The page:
World

China approves national security law for Hong Kong

This article is more than 12 months old

US Secretary of State says HK no longer qualifies for special treatment under US law

HONG KONG/BEIJING China's Parliament approved a decision yesterday to go forward with national security legislation for Hong Kong that democracy activists in the city and Western countries fear could erode its freedoms and jeopardise its role as a global financial hub.

China says the legislation will aim to tackle secession, subversion, terrorism and foreign interference in the city, but the plan, unveiled in Beijing last week, triggered the first big protests in Hong Kong for months.

Members of China's Parliament, the National People's Congress, burst into prolonged applause when the tally showed 2,878 votes to one in favour of moving forward with legislation, with six abstentions.

Details of the law are expected to be drawn up in coming weeks. It is expected to be enacted before September.

Chinese authorities and the Beijing-backed government in Hong Kong have said there is no threat to the city's autonomy and the new law would be tightly focused.

China's Premier Li Keqiang said the law would be good for Hong Kong's long-term stability and prosperity and the "one country, two systems" formula would remain a national policy.

Conflict between China and the US would harm both sides while both stood to gain from cooperation, he told a news conference.

Hong Kong leader Carrie Lam said her government would work with Beijing to complete the legislative work as soon as possible.

"The law will not affect the rights and freedoms enjoyed by Hong Kong residents," she said.

Democracy campaigners in the city were despondent, however.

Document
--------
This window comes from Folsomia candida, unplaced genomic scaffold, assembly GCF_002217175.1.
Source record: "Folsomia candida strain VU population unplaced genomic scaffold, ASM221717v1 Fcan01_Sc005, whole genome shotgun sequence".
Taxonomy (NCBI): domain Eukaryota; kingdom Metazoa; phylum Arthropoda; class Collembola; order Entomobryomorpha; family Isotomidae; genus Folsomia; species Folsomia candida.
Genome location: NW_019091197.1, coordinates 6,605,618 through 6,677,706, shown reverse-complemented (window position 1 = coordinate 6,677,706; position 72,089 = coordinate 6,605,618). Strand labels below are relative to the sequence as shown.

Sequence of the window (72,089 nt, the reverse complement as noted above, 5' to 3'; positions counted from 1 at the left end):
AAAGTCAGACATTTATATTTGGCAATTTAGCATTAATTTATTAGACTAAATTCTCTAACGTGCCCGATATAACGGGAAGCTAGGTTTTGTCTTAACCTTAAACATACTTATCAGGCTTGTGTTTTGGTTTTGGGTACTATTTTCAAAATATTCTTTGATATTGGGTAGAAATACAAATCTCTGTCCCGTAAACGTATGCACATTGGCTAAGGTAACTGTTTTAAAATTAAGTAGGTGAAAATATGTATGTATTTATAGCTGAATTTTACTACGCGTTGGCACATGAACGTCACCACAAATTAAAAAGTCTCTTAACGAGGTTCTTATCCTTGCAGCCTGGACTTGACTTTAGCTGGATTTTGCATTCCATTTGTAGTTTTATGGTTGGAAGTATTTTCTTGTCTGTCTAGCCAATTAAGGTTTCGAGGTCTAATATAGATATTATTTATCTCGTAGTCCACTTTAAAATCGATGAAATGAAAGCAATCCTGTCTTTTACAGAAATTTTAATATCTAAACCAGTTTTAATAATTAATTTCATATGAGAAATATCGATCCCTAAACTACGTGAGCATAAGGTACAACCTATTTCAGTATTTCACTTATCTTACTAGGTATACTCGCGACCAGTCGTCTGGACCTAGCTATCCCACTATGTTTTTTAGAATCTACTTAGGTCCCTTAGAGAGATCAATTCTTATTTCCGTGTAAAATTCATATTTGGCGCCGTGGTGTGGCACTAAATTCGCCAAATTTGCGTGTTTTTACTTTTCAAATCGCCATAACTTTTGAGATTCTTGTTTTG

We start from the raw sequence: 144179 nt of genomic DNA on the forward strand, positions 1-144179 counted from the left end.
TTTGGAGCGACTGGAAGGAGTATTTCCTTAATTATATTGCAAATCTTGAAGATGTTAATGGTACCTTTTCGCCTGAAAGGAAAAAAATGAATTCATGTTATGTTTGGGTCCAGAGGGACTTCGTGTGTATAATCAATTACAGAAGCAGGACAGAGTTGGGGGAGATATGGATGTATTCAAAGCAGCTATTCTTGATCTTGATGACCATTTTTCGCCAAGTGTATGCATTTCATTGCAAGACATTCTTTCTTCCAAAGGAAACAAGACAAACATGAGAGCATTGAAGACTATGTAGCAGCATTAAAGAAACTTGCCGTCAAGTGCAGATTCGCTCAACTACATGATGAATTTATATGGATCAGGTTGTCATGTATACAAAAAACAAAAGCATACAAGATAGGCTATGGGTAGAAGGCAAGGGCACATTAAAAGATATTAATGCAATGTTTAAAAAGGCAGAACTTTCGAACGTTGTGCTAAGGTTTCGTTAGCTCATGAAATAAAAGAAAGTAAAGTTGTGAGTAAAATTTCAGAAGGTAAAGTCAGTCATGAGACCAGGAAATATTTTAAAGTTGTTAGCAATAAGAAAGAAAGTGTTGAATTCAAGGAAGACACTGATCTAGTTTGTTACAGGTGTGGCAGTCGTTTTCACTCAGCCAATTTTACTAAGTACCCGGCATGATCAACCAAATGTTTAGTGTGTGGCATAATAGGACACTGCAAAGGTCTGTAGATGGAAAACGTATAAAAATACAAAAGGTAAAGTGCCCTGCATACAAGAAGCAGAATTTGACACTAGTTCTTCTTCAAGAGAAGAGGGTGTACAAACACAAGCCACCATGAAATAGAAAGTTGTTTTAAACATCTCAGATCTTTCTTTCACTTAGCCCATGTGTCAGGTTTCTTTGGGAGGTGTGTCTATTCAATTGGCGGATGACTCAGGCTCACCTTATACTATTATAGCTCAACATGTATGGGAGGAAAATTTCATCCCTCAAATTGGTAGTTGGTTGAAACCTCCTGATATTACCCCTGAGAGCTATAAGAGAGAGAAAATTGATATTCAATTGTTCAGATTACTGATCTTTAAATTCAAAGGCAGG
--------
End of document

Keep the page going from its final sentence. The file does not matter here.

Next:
"This is the death knell for Hong Kong, make no mistake of it, this is the end of 'one country, two systems'... the Hong Kong that we loved, a free Hong Kong," pro-democracy lawmaker Dennis Kwok told reporters.

Dozens of protesters gathered in a shopping mall to chant slogans but there was no repeat of disturbances the previous day when police made 360 arrests as thousands took to the streets in anger over the national security legislation proposed by China.

The US, Britain and the European Union have also expressed concern about the security legislation.

CRUSHING BLOW

US Secretary of State Mike Pompeo said on Wednesday that Hong Kong no longer qualified for special treatment under US law, potentially dealing a crushing blow to its status as a major financial hub.

The proposed security law was "only the latest in a series of actions" undermining Hong Kong freedoms, Mr Pompeo told Congress.

"No reasonable person can assert today that Hong Kong maintains a high degree of autonomy from China, given facts on the ground," he said.

US President Donald Trump said on Tuesday he will give a "very interesting" response but was vague on details.

"It's something you're going to be hearing about over the next, before the end of the week. Very powerfully, I think," he said, without giving more detail.

His spokesman Kayleigh McEnany said Mr Trump had told her he feels that Hong Kong's status as a global finance centre, alongside London and New York, was in danger. - REUTERS, AFP

WORLD